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Poster Number 142 – 184 – Pain & symptom management: Poster No: 177
The potential role of wicking fabric for the management of sweating in advanced malignant disease
  1. Simon Brooks1 and
  2. Dylan Harris2
  1. 1Dorothy House Hospice, Winsley, UK
  2. 2Palliative Medicine Education Office, Velindre Hospital, Cardiff, UK


Background Sweating is an underreported and frequently distressing symptom that can occur in cancer patients. Treatment options are varied and often unsuccessful and patients may not want to try new medication that has adverse effects or increases their tablet load. Non-pharmacological interventions such as cotton T-shirts can be tried but patients may find that they quickly become wet and cold and require frequent changing. There may be a role for garments made from wicking fabric which draw sweat away from the body.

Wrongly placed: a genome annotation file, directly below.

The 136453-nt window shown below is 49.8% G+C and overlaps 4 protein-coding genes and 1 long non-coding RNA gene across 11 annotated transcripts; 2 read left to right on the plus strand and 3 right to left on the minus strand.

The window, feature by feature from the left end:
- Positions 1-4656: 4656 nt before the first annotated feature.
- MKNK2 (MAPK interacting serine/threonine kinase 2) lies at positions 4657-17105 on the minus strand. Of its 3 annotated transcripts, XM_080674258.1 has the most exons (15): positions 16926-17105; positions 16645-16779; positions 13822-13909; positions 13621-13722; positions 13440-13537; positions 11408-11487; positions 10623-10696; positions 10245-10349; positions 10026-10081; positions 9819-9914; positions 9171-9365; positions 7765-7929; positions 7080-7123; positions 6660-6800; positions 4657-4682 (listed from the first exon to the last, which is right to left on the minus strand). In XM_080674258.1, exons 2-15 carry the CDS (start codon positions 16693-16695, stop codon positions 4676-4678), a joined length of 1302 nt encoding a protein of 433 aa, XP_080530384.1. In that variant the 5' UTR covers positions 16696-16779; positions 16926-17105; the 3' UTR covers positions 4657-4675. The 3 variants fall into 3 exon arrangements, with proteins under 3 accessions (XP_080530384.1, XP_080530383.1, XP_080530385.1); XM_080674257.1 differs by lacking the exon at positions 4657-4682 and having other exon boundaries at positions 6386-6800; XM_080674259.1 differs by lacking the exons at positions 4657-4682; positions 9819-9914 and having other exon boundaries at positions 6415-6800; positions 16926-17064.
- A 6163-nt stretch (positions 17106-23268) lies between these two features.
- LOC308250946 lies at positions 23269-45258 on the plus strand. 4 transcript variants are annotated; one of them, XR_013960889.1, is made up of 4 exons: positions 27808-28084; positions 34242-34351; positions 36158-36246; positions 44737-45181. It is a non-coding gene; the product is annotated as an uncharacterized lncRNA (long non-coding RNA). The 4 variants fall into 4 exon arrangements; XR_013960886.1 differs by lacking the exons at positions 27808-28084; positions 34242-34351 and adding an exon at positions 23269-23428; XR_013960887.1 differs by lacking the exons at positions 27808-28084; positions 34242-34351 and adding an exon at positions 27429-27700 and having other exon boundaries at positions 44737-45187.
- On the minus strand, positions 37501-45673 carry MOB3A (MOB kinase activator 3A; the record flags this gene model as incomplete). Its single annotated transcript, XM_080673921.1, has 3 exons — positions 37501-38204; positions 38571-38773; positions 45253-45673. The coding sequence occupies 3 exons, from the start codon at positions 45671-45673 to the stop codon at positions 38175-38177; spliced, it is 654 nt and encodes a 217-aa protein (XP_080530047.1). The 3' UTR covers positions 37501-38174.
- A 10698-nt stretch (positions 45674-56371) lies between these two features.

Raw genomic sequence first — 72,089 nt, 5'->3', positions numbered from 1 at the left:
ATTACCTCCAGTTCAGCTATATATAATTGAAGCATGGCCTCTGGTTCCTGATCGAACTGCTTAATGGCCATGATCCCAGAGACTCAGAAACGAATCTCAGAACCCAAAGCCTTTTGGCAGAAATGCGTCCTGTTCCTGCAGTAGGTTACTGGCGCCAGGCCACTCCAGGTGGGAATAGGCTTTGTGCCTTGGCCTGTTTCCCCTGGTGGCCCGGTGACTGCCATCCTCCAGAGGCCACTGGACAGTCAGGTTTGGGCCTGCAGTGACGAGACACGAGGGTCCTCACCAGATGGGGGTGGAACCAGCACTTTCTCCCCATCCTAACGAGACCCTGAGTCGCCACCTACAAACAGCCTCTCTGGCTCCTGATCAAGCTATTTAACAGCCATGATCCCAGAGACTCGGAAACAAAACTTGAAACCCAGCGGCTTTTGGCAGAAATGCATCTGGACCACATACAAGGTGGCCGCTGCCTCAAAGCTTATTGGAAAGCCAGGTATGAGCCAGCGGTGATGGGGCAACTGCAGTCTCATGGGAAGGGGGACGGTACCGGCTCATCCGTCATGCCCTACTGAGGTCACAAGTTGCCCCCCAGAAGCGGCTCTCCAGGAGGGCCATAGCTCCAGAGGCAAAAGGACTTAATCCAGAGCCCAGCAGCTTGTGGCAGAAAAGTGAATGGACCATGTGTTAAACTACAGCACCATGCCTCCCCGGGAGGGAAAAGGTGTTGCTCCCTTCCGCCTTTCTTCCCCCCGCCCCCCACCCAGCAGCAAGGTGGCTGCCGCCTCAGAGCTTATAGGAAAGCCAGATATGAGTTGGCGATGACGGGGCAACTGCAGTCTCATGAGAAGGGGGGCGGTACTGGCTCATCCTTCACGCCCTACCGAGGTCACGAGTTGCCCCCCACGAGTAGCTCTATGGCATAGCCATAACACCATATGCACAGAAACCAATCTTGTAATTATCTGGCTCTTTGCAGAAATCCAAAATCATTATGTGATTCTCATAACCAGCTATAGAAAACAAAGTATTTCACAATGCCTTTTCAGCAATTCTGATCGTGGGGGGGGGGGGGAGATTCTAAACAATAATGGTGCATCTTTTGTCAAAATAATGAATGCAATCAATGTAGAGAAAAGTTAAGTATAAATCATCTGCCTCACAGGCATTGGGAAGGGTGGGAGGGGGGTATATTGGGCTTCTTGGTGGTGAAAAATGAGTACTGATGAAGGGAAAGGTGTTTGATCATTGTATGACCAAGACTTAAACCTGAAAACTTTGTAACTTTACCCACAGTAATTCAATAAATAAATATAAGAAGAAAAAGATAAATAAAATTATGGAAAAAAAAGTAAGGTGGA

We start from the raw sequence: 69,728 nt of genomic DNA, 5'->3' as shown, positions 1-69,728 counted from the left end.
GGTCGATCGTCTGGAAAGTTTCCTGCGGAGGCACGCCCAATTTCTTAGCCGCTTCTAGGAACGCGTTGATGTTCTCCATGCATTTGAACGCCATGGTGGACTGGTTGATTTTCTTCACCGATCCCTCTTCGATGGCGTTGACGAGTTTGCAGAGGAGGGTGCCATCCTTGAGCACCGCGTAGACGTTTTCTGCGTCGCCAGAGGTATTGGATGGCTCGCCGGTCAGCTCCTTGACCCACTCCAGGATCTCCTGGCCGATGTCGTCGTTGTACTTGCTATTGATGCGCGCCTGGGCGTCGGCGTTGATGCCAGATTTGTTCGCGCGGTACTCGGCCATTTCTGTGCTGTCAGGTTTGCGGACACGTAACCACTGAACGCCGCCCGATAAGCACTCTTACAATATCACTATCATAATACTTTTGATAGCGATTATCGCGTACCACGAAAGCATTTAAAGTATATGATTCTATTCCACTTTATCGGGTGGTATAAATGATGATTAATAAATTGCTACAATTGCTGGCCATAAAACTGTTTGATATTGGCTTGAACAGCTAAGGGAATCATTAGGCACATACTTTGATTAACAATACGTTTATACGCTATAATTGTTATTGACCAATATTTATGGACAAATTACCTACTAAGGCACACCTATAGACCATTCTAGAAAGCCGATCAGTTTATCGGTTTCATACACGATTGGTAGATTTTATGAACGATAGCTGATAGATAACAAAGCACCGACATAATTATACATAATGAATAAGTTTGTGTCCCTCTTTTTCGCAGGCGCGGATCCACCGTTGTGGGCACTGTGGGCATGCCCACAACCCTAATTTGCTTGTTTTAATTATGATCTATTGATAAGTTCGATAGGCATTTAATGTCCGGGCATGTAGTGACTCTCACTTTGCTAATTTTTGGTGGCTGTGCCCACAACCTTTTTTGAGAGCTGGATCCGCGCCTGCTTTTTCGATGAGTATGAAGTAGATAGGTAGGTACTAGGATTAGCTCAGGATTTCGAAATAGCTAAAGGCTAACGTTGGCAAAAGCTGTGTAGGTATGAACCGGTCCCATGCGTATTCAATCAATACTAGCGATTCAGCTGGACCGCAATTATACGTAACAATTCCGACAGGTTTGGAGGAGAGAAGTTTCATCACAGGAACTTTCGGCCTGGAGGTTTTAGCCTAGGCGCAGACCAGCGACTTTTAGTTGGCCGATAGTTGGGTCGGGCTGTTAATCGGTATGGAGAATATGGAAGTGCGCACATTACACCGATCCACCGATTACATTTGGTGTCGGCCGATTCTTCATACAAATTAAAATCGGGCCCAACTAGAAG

Aim To explore the potential role of wicking fabric for the management of sweats in advanced malignant disease through a case study.* A 54-year-old lady with multiple myeloma experienced frequent drenching sweats, mainly at night. There was no associated fever. Paracetamol, non-steroidal anti-inflammatory drugs and corticosteroids were not helpful. She found that cotton T-shirts became uncomfortably wet, making her feel cold, and they often needed changing overnight leading to lack of sleep. By using wicking fabric T-shirts instead, she was able to enjoy undisturbed nights for several weeks and awoke feeling refreshed and relatively dry. She also found the wicking T-shirts helpful in the management of her daytime sweating. Overall she felt that the wicking garments significantly improved her quality of life at that time.

Conclusion This case study, in the context of the available evidence, suggests a potential useful role of wicking fabric. A randomised crossover study comparing cotton T-shirts with those made from wicking fabric in the management of malignant sweating is now being developed to explore this theme further. *Verbal consent was obtained from the patient who sadly passed away before written consent could be obtained. Written assent provided by patient's husband.

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